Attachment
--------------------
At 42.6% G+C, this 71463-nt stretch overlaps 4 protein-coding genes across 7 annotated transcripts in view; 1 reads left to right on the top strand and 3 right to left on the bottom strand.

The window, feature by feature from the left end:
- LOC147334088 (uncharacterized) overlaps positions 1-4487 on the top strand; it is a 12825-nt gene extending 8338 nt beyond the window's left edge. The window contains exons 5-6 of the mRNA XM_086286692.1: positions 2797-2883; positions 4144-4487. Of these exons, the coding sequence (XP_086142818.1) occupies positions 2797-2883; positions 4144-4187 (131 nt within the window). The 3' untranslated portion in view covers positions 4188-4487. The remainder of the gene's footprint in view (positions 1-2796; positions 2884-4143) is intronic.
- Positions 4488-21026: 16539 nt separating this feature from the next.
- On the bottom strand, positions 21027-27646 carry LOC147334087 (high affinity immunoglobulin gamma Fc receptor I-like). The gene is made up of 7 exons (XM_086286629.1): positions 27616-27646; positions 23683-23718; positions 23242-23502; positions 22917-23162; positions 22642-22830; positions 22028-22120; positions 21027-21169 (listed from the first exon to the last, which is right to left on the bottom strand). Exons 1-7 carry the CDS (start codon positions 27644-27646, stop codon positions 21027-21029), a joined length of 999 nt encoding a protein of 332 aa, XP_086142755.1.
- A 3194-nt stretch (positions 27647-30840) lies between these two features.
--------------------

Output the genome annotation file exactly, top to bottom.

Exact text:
At 42.6% G+C, this 71463-nt stretch overlaps 4 protein-coding genes across 7 annotated transcripts in view; 1 reads left to right on the top strand and 3 right to left on the bottom strand.

The window, feature by feature from the left end:
- LOC147334088 (uncharacterized) overlaps positions 1-4487 on the top strand; it is a 12825-nt gene extending 8338 nt beyond the window's left edge. The window contains exons 5-6 of the mRNA XM_086286692.1: positions 2797-2883; positions 4144-4487. Of these exons, the coding sequence (XP_086142818.1) occupies positions 2797-2883; positions 4144-4187 (131 nt within the window). The 3' untranslated portion in view covers positions 4188-4487. The remainder of the gene's footprint in view (positions 1-2796; positions 2884-4143) is intronic.
- Positions 4488-21026: 16539 nt separating this feature from the next.
- On the bottom strand, positions 21027-27646 carry LOC147334087 (high affinity immunoglobulin gamma Fc receptor I-like). The gene is made up of 7 exons (XM_086286629.1): positions 27616-27646; positions 23683-23718; positions 23242-23502; positions 22917-23162; positions 22642-22830; positions 22028-22120; positions 21027-21169 (listed from the first exon to the last, which is right to left on the bottom strand). Exons 1-7 carry the CDS (start codon positions 27644-27646, stop codon positions 21027-21029), a joined length of 999 nt encoding a protein of 332 aa, XP_086142755.1.
- A 3194-nt stretch (positions 27647-30840) lies between these two features.